SAN ANTONIO — The days of buying cigarettes as a teenager may be numbered in Texas.

State lawmakers will consider a bill to change the age requirement for buying tobacco from 18 to 21, legislation filed on the heels of a recently-passed ordinance in San Antonio that does just that.

Nathan Pfaff, a shift lead at Hazel Sky Smoke Shop says the move from back in October left the owner of the business on edge. But they’re adjusting; signs adorn the walls making it clear customers have to be 21 or older to buy tobacco products.

If patrons miss the signage, they can count on employees to remind them.

"How's it going ya'll? I need IDs," Pfaff said Tuesday as more customers entered.

Last year, San Antonio increased the minimum age from 18 to 21 to buy cigarettes.

It's a big change now on the table for the entire state, and a potential move Pfaff said will even out the playing field for Hazels Sky Smoke Shop and other businesses.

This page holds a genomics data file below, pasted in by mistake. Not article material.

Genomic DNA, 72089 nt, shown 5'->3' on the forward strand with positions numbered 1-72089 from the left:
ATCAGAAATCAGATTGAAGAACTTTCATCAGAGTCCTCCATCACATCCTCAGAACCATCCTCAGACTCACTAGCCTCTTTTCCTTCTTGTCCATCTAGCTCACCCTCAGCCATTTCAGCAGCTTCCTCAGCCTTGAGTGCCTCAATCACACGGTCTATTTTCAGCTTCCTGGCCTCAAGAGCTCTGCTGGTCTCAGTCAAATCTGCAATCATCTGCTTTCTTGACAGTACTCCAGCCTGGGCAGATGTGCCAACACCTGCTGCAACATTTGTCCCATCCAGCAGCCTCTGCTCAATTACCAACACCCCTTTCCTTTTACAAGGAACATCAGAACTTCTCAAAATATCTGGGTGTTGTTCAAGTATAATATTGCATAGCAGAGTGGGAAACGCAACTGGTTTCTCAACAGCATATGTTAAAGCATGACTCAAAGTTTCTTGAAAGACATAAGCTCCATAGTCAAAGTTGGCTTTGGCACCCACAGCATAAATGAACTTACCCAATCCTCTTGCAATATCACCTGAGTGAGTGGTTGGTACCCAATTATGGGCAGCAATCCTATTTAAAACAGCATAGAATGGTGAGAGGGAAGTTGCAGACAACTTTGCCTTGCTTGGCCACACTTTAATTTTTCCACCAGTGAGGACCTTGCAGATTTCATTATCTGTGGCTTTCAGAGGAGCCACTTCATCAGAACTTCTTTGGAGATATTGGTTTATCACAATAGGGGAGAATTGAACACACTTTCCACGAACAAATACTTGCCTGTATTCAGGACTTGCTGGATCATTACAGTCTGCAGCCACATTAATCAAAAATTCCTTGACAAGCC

The owner has at least two stores in San Antonio; one is located near Leon Valley, where employees are working hard to make up for lost business.

"It definitely did drop a lot there,” Pfaff said. “They had the biggest change in people."

Leon Valley City Manager Kelly Kuenstler says the community isn’t currently enforcing a 21-years-old age requirement for tobacco products. Pfaff says many people are upset when they visit the shop located on Wurzbach Road near Leon Valley because they have to turn them away.

"A lot of angry people, because we literally tell them, 'You can go right across the street to this gas station. That's Leon Valley and you can be 18; you just can't be in here,'" Pfaff said.

On Wednesday, the house Public Health Committee will hear House Bill 749, which proposes raising the state minimum age to 21 to purchase tobacco products and also e-cigarettes. It’s an issue also being tackled by the Senate with Senate Bill 21.

Pfaff says he’s been smoking since he was 16 years old and admits kicking the habit has proven to be a struggle. He hopes the bill gets approved throughout Texas to help future generations.